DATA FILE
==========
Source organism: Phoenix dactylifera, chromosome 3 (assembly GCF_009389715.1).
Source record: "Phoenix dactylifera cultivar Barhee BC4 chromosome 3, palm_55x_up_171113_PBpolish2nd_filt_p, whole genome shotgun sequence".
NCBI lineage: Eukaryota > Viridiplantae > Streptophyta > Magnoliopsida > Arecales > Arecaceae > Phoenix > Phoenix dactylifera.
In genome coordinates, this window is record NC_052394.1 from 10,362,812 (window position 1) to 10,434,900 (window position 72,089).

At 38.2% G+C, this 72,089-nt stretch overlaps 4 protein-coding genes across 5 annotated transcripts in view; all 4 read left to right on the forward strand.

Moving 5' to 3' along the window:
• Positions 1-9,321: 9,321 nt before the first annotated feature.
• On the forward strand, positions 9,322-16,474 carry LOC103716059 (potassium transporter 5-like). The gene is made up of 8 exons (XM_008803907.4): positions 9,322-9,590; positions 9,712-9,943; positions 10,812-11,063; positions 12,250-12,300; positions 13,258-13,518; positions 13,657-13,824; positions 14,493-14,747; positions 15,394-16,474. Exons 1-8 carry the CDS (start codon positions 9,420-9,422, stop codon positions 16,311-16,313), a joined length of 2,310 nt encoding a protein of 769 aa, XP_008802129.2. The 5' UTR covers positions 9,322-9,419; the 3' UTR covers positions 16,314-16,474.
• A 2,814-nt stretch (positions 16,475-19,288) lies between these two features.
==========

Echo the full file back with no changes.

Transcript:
Source organism: Phoenix dactylifera, chromosome 3 (assembly GCF_009389715.1).
Source record: "Phoenix dactylifera cultivar Barhee BC4 chromosome 3, palm_55x_up_171113_PBpolish2nd_filt_p, whole genome shotgun sequence".
NCBI lineage: Eukaryota > Viridiplantae > Streptophyta > Magnoliopsida > Arecales > Arecaceae > Phoenix > Phoenix dactylifera.
In genome coordinates, this window is record NC_052394.1 from 10,362,812 (window position 1) to 10,434,900 (window position 72,089).

At 38.2% G+C, this 72,089-nt stretch overlaps 4 protein-coding genes across 5 annotated transcripts in view; all 4 read left to right on the forward strand.

Moving 5' to 3' along the window:
• Positions 1-9,321: 9,321 nt before the first annotated feature.
• On the forward strand, positions 9,322-16,474 carry LOC103716059 (potassium transporter 5-like). The gene is made up of 8 exons (XM_008803907.4): positions 9,322-9,590; positions 9,712-9,943; positions 10,812-11,063; positions 12,250-12,300; positions 13,258-13,518; positions 13,657-13,824; positions 14,493-14,747; positions 15,394-16,474. Exons 1-8 carry the CDS (start codon positions 9,420-9,422, stop codon positions 16,311-16,313), a joined length of 2,310 nt encoding a protein of 769 aa, XP_008802129.2. The 5' UTR covers positions 9,322-9,419; the 3' UTR covers positions 16,314-16,474.
• A 2,814-nt stretch (positions 16,475-19,288) lies between these two features.